What does Erika say today? “I have been thinking so much about these 72 hours since then. What baffles me still is the youth element in this attack. True, they were manipulated, but how could they do this? I have no sympathy for them, neither before or after.”

She also has her doubts: “I am sure there were more than three terrorists in the Taj — we ourselves saw quite a few.” Also she feels that there may have been more victims than the government allows: “We saw so many bodies taken out.”

Will Erika Mann come back to India? She already did. “I attended the International Women’s Conference of His Holiness Sri Sri Ravi Shankar in his Bangalore ashram and I had a wonderful time there. India is in my heart.”

Francois Gautier

Ramachandra Guha and Sri Sri Ravi Shankar

UNPUBLISHED

Ramachandra Guha represents the typical Indian intellectual: brilliant, totally westernized – and who looks down on anything Hindu – because he has inherited from the British colonization a gigantic inferiority complex about his own culture and spirituality. And like many of his brothers and sisters of India’s intelligentsia, he feels nowhere better than in the West. This can be gathered from his Oslo diary published in the Outlook magazine of 20th October, where he says, and I quote : “…After two weeks in Oslo, my hosts send me off to Svalbard, deep into the Arctic Circle … I spend four enchanting days in and around the little town of Longybein, located at 78° N. I have the privilege of sampling the northernmost bar, the northernmost cafe, the northernmost supermarket, and the northernmost souvenir store in the world “… Then he adds – and this shows that this Macaulayan fixation is transmitted since many generations from father to children: “The person most envious of my trip is my daughter, who has read evocative descriptions of Svalbard in the novels of Philip Pullman”.  Wow: I am a born Frenchman, brought up in some of the best European schools, I vaguely known of Philipp Pullman (do you?), but have never heard of that he wrote about the archipelago of Svalbard” (have you?).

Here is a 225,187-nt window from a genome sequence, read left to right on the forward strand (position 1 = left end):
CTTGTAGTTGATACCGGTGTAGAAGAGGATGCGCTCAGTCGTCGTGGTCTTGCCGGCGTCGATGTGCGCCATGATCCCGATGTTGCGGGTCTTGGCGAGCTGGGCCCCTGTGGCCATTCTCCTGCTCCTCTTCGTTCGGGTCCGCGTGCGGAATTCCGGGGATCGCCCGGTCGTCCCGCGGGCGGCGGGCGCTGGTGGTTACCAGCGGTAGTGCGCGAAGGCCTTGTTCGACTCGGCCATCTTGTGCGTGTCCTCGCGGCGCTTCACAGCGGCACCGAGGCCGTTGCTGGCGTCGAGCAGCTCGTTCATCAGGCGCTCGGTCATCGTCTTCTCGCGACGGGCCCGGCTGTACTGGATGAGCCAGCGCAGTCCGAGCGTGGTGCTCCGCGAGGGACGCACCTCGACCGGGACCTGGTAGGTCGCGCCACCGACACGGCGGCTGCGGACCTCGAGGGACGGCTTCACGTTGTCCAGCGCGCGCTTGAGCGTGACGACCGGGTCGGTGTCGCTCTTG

Once he has proved his credentials of a connoisseur of western literature and lover of western atmospheres, Guha, because he is in Norway, home of the Nobel Peace Prize, chooses to attack Sri Sri Ravi Shankar, the founder of the Art of Living movement, who has been the most nominated Indian in the last three years: “After my talk, a lady comes up and introduces herself as a doctor, and an advisor to the Peace Institute. The names I had mentioned were all very good, she said, but surely it was time that the peace prize went to an Indian? She mentions the name of a fellow townsman of mine (Sri Sri Ravi Shankar), a man who has grown long hair, given himself four fancy initials (HH/SS), and whose name is also that of a very great exponent of the sitar”. And of course, Guha tells her gleefully: “I suggested to the doctor that if not giving Gandhi the prize was a scandal, awarding it to my fellow townsman would be an even bigger scandal”. How typical of these Indian intellectuals, who are always spitting on their own culture, specially if it is Hindu-related.